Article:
Flower colours

Mash a flower petal and change its colour to investigate how flowers make their different colours.
Science content
Biology: Features, Adaptations of Living Things (K, 1, 3, 7)
Chemistry: Atoms, Molecules (3-7)
Chemistry: Chemical Changes (2, 7)
  • dark red rose. Many other dark pink/purple/red flowers also work e.g. dark red camellia, rhododendrons, red poppies. Bluebells work for adding acid, but make goopy petal juice
  • teaspoon measure
  • water
  • mortar and pestle (alternatively, smash the petals in a baggie)
  • pipette or dropper
  • tray with wells, white is best e.g. small paint tray (as pictured) or ice cube tray
  • vinegar in dropper bottle (or empty water bottle with a pin hole in the lid), labelled "acid"
  • baking soda (about 1 teaspoon) in water (about 1 cup) in dropper bottle, labelled "base"
  • optional: molecule models of acid and basic versions of cyanidin, or an image

Pick a petal from the flower (use one rose petal, one camellia petal, 4 bluebell flowers, or equivalent).
Tear the petal into small pieces and put them in the mortar.
Add one teaspoon of water. Grind the petal and water together with the pestle: push down while grinding in a circle. Keep grinding until the water is as dark as the petal. It’s important that you get the water really dark.
(If you are not using a mortar and petal, tear the petal into pieces and put in a baggie with the water, then smash and squish the petal in the baggie until the petal juice is dark.)
Suck up the petal juice with a dropper. Put a few drops of petal juice in each well of the tray. Add a drop or two of acid (vinegar) to one well of the petal juice in the tray. Add a drop or two of base (baking soda solution) to another well. What new colours do you see? Are any of them familiar flower colours?
(acid makes the petal juice pink/orange; base makes it purple/blue (and green with some flowers).
Experiment with adding various amounts of acid and base to the petal juice.
Can you reverse the colour changes?

Ask students to record the changes they find, or visit the groups and record their results on one board (organizing the colours as they are reported). In class discussion, distill out the most frequent colour results in acid (oranges and pinks) and in base (blues and purples). White flowers can stay white in acid and turn yellow in base. Some colours will not change (generally yellows, oranges).

Just like you can make different colours by adding acid or base, some flowers are red, purple or blue depending on the levels of acid or base in their petals. They contain colour molecules (pigments) called anthocyanins that change structure slightly depending on the amount of acid or base they are in - one structure is red and the other is blue. Depending on the mix of red and blue anthocyanin molecules, the colour can vary between pink/red/purple/blue (all the colours you saw in the activity), giving rise to a great variety of flower colours from one kind of pigment molecule.
Different colour flowers attract different pollinators.

Optional - show students molecule models of red and blue anthocyanin molecules (I used the cyanidin molecule, which is the red pigment in dark red roses), and challenge them to find the difference between them. (Clue: look at the white hydrogen atoms.) One particular hydrogen atom on the cyanidin molecule is present in the acidic version of the molecule (which is red) and missing in the basic version (which is blue). Depending on the amount of acid or base, there is a different ratio of red and blue cyanidin molecules, which gives rise to the range of red-purple-blue colours.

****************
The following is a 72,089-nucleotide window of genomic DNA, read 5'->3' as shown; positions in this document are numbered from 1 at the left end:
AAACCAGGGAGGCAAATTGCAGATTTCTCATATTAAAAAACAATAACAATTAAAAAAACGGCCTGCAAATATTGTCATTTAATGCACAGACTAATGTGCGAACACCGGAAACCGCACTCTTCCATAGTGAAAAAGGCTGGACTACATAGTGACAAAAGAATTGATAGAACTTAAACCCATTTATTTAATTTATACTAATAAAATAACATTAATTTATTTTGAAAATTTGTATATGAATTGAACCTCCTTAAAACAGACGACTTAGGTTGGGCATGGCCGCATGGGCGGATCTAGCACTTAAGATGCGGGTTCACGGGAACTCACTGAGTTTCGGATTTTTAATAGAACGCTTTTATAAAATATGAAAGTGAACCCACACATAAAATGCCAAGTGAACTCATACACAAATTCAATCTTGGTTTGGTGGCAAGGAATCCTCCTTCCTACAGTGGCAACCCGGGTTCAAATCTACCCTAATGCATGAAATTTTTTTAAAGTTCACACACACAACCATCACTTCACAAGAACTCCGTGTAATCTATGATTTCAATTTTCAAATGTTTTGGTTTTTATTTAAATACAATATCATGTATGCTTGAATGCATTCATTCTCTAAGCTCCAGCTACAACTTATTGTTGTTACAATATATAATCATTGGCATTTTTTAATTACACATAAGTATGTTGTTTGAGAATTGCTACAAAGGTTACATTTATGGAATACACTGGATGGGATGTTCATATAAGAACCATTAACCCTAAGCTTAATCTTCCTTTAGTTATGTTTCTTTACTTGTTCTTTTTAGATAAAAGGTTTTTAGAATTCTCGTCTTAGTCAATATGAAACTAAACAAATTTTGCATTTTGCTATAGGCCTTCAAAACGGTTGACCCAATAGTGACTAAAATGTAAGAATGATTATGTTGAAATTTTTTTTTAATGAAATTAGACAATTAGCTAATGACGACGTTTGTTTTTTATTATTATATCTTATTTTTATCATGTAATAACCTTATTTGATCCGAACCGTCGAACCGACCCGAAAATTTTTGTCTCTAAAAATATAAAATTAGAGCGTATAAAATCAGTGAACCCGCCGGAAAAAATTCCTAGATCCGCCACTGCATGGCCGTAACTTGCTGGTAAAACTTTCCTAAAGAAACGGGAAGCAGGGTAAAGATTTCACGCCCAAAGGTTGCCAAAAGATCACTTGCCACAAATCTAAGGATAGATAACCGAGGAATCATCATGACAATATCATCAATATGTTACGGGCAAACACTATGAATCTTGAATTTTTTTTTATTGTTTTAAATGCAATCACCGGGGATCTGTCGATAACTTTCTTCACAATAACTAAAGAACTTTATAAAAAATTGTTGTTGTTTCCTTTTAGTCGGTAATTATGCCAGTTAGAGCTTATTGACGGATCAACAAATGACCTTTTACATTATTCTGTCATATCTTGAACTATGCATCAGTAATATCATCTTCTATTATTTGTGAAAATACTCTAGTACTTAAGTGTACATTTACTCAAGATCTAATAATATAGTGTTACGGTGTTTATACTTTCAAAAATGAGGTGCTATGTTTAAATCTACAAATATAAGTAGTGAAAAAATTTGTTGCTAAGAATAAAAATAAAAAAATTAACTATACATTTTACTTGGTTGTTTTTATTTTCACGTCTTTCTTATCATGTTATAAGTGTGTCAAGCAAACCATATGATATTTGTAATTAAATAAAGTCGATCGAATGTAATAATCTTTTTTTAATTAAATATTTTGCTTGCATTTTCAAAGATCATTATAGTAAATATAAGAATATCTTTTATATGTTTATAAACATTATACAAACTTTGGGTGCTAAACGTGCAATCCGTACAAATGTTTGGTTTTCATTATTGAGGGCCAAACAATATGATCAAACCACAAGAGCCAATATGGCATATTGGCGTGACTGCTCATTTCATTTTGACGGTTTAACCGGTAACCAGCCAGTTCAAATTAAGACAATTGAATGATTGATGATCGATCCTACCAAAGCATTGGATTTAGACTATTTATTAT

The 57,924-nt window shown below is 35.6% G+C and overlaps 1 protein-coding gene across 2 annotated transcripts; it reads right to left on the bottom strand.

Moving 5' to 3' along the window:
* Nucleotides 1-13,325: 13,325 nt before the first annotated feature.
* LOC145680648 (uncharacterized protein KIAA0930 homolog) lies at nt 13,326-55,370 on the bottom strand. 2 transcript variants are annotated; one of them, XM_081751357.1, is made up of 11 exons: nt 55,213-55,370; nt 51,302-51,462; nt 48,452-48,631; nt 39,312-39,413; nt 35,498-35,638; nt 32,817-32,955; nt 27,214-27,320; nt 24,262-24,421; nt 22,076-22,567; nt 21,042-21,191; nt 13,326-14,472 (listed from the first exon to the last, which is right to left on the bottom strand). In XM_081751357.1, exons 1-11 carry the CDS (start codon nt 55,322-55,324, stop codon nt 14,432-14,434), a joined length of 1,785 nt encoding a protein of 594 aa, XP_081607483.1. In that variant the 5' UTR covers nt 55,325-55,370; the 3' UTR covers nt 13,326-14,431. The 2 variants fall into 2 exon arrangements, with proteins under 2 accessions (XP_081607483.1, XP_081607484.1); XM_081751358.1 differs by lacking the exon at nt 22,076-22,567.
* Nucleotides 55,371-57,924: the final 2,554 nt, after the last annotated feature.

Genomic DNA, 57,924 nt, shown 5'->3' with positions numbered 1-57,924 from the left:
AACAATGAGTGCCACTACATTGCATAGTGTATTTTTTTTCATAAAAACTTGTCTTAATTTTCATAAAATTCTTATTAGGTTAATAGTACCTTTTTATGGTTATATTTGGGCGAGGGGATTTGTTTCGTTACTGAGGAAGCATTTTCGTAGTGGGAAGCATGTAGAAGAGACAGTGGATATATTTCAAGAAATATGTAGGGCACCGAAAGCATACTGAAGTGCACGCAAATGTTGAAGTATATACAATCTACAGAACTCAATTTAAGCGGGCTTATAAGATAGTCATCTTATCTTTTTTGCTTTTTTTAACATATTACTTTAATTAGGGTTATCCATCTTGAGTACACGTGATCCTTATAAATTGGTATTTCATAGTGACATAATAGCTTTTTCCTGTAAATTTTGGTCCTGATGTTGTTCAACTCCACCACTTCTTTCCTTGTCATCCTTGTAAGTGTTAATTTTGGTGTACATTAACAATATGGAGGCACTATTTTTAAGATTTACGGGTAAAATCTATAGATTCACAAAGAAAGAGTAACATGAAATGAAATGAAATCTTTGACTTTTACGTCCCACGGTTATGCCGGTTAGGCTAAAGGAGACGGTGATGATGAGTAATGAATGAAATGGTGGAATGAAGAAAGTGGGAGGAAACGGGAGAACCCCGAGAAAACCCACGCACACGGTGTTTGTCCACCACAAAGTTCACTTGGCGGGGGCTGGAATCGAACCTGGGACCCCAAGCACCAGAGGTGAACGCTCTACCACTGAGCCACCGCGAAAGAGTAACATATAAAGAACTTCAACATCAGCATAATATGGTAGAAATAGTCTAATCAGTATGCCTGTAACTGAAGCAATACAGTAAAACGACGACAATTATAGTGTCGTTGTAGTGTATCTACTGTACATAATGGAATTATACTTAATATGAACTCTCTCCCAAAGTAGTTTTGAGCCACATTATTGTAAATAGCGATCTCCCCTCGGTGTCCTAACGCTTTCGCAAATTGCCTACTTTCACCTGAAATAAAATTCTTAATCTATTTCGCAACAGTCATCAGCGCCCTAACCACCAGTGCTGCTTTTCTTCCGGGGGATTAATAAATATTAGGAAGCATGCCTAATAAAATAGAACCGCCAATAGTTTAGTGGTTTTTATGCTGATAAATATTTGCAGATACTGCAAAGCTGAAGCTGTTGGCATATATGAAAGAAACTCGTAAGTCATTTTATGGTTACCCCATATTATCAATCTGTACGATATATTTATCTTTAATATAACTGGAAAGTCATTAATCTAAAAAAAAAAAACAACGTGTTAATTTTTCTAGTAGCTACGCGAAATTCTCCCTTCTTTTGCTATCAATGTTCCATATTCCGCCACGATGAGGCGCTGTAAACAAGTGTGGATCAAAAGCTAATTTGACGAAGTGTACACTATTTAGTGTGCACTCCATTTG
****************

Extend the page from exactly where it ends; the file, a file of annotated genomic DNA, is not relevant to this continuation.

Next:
You may have also made green petal juice. This is when, in base, one kind of pigment molecule (anthocyanin) turns blue and another pigment molecule (anthoxanthin) changes from white to yellow. When the yellow mixes with the blue anthocyanin, green results. If the colour changes are grouped on the board as they are gathered, the two kinds of pigment molecules can be seen separately and as mixtures in some kinds of flower petals.
Not all flower pigment molecules change with the amount of acid or base e.g. the yellow of tulips and other flowers. Pigment molecules mix and match together to make all the different flower colors that we see.

Students freely experimenting may also notice that bubbles sometimes form. If acid and base are added to the same well of the tray they chemically react to make CO2 gas (see baking soda chemistry).

Physical and Chemical Changes focus
Discuss how tearing and crushing the petal is a physical change. The shape has changed but it is still the same molecules of dye and water.
Ask students to look for chemical changes when they add acid and base to petals. Chemical changes are shown by: a change in colour, a change in smell or appearance of a gas. Students should find colour changes and appearance of a gas (when they add baking soda and vinegar to the same well).


With McBride students at Van Dusen, I just did acid addition to bluebell petal juice, then they looked around for flowers with this new pink colour.
Try purple crocuses.
See map of rhododendrons and other flowers in bloom on the way to Tatlow in ingridscience folder (2016 Spring outdoors)
At Selkirk with Carmen and Jacob, done in the context of physical changes (flowers crushed and dye extracted) and chemical changes (colour change with acid or base)

Grades taught
Gr K
Gr 1
Gr 2
Gr 3
Gr 4
Gr 5
Gr 6
Gr 7
Teaching site
After School Programs at Elementary schools in New York City
Dorothy Lynas Elementary
Gordon Elementary
Gordon Elementary Science Club
ingridscience afterschool
JEMZ+ After school science
Laurier Elementary
McBride Elementary
New York Hall of Science
Oppenheimer Elementary
Selkirk Elementary
Tyee Elementary
Van Dusen Botanical Garden